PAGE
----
One of the major risks for startups is failing to (sufficiently) monetize. App developers and service providers have a variety of methods for generating revenues at their disposal, but depending on the market, competitor pricing, and customer need, struggle to generate sufficient revenue for growth or even maintenance.
A freemium strategy focuses on growth by minimizing barriers to adoption of a compelling product. The zero entry cost minimizes the risk consumers take when adopting the new service. Yet without a solid link to premium plans and upselling, free products force companies to rely on alternative revenue streams such as third party advertising networks. Any intermediary between a business and its (potential) customers is a strategic vulnerability.
Which Free Apps and Services Would You Pay For?
There are a number of excellent apps and services that I gladly pay for when given the opportunity. As a user of unstable free services in the past, I appreciate when companies offer paid products as a welcome signal of business health and reliability. The products below all offer free access levels.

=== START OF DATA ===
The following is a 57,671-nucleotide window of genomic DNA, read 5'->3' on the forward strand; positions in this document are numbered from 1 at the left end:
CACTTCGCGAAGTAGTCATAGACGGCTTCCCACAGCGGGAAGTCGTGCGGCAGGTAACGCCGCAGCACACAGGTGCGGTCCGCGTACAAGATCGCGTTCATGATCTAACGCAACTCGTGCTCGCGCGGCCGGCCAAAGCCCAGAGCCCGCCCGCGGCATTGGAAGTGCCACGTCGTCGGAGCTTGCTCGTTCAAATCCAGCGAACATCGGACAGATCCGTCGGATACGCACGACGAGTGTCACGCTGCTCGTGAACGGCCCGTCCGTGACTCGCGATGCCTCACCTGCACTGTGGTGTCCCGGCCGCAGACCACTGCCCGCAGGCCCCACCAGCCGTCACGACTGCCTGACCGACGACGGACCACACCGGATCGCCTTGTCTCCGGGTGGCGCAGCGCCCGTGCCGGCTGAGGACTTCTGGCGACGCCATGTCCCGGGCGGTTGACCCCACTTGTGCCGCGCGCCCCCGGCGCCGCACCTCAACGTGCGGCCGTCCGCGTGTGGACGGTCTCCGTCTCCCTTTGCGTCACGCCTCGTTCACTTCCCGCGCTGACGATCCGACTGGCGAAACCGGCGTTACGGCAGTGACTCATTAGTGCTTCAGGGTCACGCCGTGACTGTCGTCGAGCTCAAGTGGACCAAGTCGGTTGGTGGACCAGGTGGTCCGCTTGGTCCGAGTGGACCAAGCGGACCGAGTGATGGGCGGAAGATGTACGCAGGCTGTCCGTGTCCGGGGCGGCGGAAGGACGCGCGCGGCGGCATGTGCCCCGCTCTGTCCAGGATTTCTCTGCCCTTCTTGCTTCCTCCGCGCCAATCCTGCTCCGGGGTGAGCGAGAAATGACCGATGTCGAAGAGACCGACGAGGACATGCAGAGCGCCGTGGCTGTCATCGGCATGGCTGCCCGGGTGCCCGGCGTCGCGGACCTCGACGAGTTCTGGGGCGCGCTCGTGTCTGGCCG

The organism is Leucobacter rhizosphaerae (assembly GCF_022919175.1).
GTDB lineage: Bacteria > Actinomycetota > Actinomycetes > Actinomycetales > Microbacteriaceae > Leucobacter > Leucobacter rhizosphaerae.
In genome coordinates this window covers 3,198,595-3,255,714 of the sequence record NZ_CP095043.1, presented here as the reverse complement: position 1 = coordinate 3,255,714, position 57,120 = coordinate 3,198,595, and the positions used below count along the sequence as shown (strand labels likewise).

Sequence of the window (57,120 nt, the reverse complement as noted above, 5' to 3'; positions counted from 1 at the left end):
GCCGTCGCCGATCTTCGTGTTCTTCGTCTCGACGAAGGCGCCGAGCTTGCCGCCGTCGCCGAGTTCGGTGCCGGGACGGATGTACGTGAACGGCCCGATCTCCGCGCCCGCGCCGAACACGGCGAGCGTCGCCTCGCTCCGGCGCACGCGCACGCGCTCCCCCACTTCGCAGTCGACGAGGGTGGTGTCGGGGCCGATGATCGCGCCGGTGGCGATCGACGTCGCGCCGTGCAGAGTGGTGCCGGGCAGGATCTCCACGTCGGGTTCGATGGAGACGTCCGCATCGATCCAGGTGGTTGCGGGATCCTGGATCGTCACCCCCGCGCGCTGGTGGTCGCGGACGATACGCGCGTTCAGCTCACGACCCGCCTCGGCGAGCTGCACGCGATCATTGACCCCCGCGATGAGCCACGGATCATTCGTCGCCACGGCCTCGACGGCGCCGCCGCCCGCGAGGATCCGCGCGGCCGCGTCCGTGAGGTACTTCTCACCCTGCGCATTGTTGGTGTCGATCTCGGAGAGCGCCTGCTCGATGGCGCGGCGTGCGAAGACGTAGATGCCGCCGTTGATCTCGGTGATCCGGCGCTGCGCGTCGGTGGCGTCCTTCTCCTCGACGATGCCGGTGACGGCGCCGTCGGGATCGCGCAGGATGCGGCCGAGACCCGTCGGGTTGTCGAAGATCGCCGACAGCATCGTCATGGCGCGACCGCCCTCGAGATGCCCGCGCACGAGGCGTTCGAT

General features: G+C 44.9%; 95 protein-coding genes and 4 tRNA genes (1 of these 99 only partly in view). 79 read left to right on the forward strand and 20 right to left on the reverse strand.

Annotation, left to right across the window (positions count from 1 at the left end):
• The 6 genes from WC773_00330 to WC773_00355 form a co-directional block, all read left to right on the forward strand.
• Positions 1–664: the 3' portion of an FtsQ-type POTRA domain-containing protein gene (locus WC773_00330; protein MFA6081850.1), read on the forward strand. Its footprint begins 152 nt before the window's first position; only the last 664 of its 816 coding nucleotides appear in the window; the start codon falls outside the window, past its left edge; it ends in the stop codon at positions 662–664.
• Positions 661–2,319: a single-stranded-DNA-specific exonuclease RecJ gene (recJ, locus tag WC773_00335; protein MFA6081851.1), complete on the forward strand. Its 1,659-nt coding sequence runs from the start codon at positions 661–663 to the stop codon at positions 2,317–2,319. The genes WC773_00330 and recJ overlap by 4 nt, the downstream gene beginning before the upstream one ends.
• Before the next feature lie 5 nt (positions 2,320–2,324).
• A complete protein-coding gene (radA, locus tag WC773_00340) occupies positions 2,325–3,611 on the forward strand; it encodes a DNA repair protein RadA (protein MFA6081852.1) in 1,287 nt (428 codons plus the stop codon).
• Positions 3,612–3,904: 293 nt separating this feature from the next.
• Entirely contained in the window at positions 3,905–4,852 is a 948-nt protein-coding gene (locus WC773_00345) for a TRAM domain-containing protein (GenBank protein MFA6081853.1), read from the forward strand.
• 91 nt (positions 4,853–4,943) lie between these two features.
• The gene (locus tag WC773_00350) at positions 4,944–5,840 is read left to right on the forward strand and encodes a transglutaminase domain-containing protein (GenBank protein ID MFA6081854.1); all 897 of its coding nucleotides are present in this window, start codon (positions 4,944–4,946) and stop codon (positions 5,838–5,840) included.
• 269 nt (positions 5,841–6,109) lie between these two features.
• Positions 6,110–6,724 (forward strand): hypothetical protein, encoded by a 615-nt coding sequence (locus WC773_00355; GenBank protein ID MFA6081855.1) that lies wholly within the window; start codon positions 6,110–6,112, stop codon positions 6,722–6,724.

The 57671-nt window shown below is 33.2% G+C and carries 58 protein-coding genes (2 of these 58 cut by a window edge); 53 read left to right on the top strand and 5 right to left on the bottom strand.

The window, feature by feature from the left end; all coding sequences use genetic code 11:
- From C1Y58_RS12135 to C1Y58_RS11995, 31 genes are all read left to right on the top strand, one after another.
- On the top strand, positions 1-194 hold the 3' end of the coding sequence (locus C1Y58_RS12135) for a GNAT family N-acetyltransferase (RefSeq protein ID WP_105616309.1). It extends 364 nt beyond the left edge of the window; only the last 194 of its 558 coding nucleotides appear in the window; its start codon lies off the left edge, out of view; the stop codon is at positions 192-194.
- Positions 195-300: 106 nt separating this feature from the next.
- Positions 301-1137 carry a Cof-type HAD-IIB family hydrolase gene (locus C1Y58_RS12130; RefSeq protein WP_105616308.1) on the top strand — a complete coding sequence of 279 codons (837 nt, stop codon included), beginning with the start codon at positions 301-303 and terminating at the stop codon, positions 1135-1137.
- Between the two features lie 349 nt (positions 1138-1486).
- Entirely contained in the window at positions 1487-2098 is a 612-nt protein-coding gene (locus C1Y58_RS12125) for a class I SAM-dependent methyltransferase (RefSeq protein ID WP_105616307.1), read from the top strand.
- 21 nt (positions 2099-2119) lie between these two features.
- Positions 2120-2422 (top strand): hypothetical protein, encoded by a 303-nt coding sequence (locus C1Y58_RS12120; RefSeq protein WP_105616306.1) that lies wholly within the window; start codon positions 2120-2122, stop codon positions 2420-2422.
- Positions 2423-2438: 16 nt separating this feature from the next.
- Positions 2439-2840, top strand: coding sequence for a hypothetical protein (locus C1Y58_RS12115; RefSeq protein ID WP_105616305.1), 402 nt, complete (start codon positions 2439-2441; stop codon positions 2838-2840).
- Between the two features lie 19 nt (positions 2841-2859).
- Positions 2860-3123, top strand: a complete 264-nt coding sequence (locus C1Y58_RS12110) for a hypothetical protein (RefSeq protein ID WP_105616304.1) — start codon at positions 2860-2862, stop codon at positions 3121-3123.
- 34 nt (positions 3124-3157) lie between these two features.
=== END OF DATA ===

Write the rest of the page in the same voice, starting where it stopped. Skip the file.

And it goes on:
- Instapaper: This app creates remote bookmarks, easy text versions of a pages which are synchronized to iOS devices, and associated feeds. Beyond the free app, there's a paid app, and an optional paid subscription ($1/month)
- Dropbox: A great third party network drive that enables easy backups, collaborating, and even limited web publishing. It has smart local network synchronization as well as web sync and access. You get 2 Gbytes for free plus referral bonuses, and the first paid tier is $9.99/month or $99 per year for 50 Gbytes
- Basic Web Hosting: Free hosting from Wordpress, Blogger, Tumblr or Posterous is good enough for most bloggers but there's nothing quite as flexible as a self hosted blog with a domain you own and control. Hostmonster charges $5.99/month and enables up to 999 blogs. The one issue I have with Hostmonster is periodic downtime. I see my blogs go down a few times a month for as long as an hour with http://wasitup.com, a free site monitoring service
- Free Wifi: I maintain connectivity with free wifi, but I pay for optimum online which grants me access to a broad network. I believe wireless services are still overpriced and can't wait for the commoditization of bits over wireless and wifi networks. I'd happily pay $40/month (total) for fast wireless network access but most phone plans start at $70 and go much higher with surcharges and larger data limits. I don't require a voice plan, just reliable data which gives me the choice of service (Skype, Google Voice/Gizmo, etc)